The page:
Sunday, 2 November 2014

Tim Tyler: Memetic programming

Transcript: Hi. I'm Tim Tyler and this is a video about memetic programming.

The term "memetic programming" is often used to refer to mental software.

In computer science there is a hardware software divide - which is based on how easy systems are to upgrade: hardware is difficult to upgrade while upgrading software is easy. Much the same classification scheme maps pretty neatly onto animal nervous systems. In particular, brains are hard to upgrade, while learned information is easy to upgrade. Socially learned phenomena are a lot like a type of cultural software. Culture is easily hot-swapped and modified much like software is. As with computer software, there are memetic programs written in memetic codes - and there are memetic programmers and deprogrammers.

While this usage of the term "memetic programming" is interesting, it isn't the topic of this video. Instead, this video is about the subset of memetic algorithms that are based on using a computer program of some kind as their genome.

To recap, genetic algorithms were used to solve optimisation problems, starting in the 1960s. In the 1990s, genetic programming was popularised by John Koza. Koza used a computer program as a genome and developed programs with a tree-like structure, in an attempt to make the crossover operation more useful. Around the same time, memetic algorithms were conceived. Where genetic algorithms attempted to mimic organic evolution, memetic algorithms drew inspiration from cultural evolution. They typically featured individual or social learning in combination with more conventional aspects of genetic algorithms.

Computer programs are an interesting and flexible target for evolutionary approaches to optimization problems. They typically help to provide a neat split between the genome, a developmental program and the resulting phenotype. The use of tree-shaped chromosomes has advantages in that recombination potentially becomes more wide-ranging. A tree-shaped genome makes it a bit harder to exchange functionally-corresponding modules between two trees - but this is a manageable problem.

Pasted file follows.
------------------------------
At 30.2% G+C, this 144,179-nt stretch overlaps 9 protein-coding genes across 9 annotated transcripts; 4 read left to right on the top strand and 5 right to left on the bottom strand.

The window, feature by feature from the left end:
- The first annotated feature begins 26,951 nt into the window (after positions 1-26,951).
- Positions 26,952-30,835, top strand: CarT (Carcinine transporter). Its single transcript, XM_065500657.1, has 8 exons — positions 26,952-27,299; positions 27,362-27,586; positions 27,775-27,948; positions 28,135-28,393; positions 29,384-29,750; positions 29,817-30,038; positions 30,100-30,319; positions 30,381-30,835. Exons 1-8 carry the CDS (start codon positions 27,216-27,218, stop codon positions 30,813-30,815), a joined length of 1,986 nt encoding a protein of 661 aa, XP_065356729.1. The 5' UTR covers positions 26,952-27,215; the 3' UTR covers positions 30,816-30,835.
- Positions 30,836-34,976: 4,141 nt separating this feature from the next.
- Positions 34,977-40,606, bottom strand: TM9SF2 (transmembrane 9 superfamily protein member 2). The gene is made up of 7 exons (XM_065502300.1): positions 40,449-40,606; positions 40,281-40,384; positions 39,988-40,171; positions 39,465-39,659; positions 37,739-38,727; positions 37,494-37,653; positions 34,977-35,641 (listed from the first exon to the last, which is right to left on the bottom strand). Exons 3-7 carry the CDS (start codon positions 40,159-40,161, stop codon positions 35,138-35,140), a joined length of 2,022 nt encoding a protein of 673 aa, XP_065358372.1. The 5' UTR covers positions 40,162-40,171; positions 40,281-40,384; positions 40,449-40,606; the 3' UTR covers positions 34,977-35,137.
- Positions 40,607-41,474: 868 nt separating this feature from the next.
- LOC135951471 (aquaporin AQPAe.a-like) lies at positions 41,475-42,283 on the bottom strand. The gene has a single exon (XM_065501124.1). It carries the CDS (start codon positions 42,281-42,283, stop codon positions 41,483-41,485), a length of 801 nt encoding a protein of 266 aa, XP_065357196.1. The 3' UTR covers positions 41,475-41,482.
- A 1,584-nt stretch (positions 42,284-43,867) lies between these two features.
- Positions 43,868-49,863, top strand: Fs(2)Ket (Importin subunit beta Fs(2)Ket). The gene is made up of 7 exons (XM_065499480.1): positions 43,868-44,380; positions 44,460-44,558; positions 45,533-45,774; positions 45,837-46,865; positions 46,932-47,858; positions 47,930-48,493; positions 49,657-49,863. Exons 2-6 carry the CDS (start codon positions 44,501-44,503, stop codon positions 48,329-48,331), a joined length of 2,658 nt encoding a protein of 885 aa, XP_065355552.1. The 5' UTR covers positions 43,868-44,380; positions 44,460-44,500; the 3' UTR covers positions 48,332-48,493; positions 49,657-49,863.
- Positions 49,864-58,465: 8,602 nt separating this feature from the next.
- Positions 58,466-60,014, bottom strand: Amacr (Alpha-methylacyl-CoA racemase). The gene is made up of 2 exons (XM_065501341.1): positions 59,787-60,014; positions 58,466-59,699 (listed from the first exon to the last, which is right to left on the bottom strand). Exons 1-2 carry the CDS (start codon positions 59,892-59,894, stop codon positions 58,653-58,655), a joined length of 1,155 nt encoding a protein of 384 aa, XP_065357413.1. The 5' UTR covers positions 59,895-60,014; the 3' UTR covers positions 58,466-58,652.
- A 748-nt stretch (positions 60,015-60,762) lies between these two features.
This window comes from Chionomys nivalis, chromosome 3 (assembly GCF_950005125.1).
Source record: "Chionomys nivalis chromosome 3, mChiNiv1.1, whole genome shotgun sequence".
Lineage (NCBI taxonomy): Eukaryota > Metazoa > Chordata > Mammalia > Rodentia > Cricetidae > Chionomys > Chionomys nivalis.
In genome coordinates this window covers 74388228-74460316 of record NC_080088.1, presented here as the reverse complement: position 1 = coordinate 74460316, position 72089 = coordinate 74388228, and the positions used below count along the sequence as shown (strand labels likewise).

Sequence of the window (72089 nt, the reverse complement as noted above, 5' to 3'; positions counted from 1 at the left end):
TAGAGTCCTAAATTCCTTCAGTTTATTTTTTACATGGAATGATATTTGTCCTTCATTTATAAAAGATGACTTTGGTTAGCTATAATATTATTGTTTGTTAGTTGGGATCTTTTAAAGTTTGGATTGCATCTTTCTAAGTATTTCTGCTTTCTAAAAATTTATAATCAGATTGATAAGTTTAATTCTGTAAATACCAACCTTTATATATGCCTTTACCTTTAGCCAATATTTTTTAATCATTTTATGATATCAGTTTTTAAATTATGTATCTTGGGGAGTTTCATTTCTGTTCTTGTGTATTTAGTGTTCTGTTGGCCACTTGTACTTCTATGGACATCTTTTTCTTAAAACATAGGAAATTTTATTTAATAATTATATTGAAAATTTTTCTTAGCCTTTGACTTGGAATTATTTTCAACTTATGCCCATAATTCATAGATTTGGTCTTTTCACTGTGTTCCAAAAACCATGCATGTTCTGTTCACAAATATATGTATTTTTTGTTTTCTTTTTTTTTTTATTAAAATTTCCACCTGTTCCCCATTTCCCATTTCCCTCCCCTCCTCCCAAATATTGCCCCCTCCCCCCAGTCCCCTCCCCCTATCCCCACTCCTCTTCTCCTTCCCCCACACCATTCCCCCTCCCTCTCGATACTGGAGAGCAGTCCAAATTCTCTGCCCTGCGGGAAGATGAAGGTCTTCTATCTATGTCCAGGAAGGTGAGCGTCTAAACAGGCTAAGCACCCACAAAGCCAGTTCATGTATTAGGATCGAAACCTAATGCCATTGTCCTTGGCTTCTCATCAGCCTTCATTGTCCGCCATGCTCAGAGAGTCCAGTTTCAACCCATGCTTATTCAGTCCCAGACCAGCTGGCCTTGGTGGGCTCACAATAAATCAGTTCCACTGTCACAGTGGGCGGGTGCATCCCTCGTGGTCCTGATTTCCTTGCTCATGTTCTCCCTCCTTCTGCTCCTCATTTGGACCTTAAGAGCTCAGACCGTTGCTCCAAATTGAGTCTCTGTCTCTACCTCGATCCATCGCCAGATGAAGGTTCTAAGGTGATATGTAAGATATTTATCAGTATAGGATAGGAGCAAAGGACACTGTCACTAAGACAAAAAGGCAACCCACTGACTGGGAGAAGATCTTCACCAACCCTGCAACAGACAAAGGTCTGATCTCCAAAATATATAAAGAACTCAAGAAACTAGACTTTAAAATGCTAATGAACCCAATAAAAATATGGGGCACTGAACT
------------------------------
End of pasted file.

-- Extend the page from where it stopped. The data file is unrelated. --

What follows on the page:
One issue associated with most kinds of computer program is that they are often relatively poorly suited for parallel programming. You can fork execution threads - but this is a clumsy approach to parallel execution. Automatic parallelization is another possibility - but this also has serious limitations. Similar universal media which are more suitable for parallelization include neural networks, networks of logic gates and circuit board floorplanning. However attempts to make mutation and recombination-friendly versions of these have not been very successful so far. Consequently, these parallel representations tend to be treated as phenotypes - produced from computer programs by a developmental process - which brings us back to having a computer program as a genome again.

There are quite a few papers on memetic algorithms, genetic algorithms and genetic programming. However, memetic programming hasn't received much attention from academics yet. There are only a few papers on the topic so far. It ought to be a fertile mix of genetic programming and memetic algorithms.

Many picture a future in which teams of machine programmers collectively work on the source code of the next generation of machines. This is the essence of memetic programming. If these sorts of dynamics are going to be important in the future, then we should start studying them more seriously now.


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